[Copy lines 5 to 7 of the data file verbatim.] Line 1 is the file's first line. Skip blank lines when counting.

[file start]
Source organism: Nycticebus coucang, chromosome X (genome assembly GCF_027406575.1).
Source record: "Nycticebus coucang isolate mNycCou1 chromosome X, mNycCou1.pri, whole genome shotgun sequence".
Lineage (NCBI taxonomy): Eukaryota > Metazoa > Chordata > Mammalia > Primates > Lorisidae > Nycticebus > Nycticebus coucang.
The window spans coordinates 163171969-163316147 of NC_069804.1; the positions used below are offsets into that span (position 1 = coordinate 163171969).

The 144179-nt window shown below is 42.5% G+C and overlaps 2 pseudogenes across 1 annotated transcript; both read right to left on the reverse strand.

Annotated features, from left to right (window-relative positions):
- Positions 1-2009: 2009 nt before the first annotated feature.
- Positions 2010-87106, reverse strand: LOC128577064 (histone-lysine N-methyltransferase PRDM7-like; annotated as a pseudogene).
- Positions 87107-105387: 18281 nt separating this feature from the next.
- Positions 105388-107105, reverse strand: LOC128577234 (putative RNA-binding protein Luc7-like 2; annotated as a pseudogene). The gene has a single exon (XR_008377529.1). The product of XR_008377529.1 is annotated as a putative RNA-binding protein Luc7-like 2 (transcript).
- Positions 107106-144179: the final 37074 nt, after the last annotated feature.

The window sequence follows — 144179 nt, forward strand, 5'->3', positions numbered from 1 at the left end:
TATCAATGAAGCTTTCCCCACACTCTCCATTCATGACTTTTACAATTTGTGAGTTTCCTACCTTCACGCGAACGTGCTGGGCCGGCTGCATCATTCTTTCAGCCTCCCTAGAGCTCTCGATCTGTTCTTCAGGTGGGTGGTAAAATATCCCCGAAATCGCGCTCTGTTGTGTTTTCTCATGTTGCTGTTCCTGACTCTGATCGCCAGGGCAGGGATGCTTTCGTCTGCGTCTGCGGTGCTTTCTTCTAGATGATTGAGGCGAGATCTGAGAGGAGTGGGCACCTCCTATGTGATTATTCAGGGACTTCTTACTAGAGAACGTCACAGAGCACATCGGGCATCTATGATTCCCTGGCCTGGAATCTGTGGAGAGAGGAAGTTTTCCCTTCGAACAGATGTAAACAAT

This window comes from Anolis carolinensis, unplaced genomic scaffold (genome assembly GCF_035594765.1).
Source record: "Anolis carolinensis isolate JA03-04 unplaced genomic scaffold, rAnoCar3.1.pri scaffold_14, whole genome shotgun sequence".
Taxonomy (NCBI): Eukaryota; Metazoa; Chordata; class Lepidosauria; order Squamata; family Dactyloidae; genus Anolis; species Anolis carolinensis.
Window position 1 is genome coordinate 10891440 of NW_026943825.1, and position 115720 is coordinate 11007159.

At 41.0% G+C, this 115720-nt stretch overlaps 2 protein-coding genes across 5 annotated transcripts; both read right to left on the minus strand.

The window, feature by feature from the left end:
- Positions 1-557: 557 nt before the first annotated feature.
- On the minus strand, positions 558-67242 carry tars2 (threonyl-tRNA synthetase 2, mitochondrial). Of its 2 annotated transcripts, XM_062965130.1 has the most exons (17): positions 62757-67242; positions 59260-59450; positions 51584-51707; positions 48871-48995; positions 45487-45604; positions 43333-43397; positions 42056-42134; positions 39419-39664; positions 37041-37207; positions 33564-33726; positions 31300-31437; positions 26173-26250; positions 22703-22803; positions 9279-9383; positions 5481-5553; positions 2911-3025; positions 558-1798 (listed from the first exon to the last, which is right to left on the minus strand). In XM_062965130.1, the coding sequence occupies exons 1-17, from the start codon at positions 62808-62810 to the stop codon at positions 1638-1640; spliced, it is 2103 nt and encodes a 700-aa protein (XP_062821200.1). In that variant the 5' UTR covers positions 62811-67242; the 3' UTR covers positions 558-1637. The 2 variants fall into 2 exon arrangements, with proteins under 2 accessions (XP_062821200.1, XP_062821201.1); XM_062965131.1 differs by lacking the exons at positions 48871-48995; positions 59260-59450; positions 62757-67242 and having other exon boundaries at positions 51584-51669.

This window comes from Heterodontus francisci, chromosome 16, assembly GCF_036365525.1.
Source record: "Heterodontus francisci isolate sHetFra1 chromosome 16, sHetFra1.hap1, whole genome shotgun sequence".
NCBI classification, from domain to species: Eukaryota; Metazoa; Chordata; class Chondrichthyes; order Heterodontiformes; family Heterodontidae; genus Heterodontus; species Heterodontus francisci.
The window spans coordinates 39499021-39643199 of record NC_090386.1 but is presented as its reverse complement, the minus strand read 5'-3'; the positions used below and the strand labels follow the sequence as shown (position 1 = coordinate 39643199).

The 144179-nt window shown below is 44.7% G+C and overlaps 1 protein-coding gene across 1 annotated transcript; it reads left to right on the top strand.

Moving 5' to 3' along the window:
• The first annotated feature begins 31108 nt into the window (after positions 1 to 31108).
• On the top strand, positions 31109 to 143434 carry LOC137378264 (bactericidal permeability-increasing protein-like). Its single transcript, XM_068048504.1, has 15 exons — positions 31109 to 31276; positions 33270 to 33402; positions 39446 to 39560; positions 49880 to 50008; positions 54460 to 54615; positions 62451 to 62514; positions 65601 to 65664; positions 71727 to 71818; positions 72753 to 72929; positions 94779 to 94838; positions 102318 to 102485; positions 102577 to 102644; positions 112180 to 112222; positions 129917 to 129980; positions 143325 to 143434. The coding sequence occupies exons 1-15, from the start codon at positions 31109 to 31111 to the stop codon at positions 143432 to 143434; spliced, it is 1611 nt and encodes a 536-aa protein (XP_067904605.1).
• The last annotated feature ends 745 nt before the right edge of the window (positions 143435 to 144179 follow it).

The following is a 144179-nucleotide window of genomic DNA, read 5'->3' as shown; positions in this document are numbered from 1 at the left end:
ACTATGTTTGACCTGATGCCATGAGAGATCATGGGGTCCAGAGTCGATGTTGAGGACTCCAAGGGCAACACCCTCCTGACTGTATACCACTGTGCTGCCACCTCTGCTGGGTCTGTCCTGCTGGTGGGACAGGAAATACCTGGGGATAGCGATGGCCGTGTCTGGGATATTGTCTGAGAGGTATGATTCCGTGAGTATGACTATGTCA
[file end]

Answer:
The 144179-nt window shown below is 42.5% G+C and overlaps 2 pseudogenes across 1 annotated transcript; both read right to left on the reverse strand.

Annotated features, from left to right (window-relative positions):
- Positions 1-2009: 2009 nt before the first annotated feature.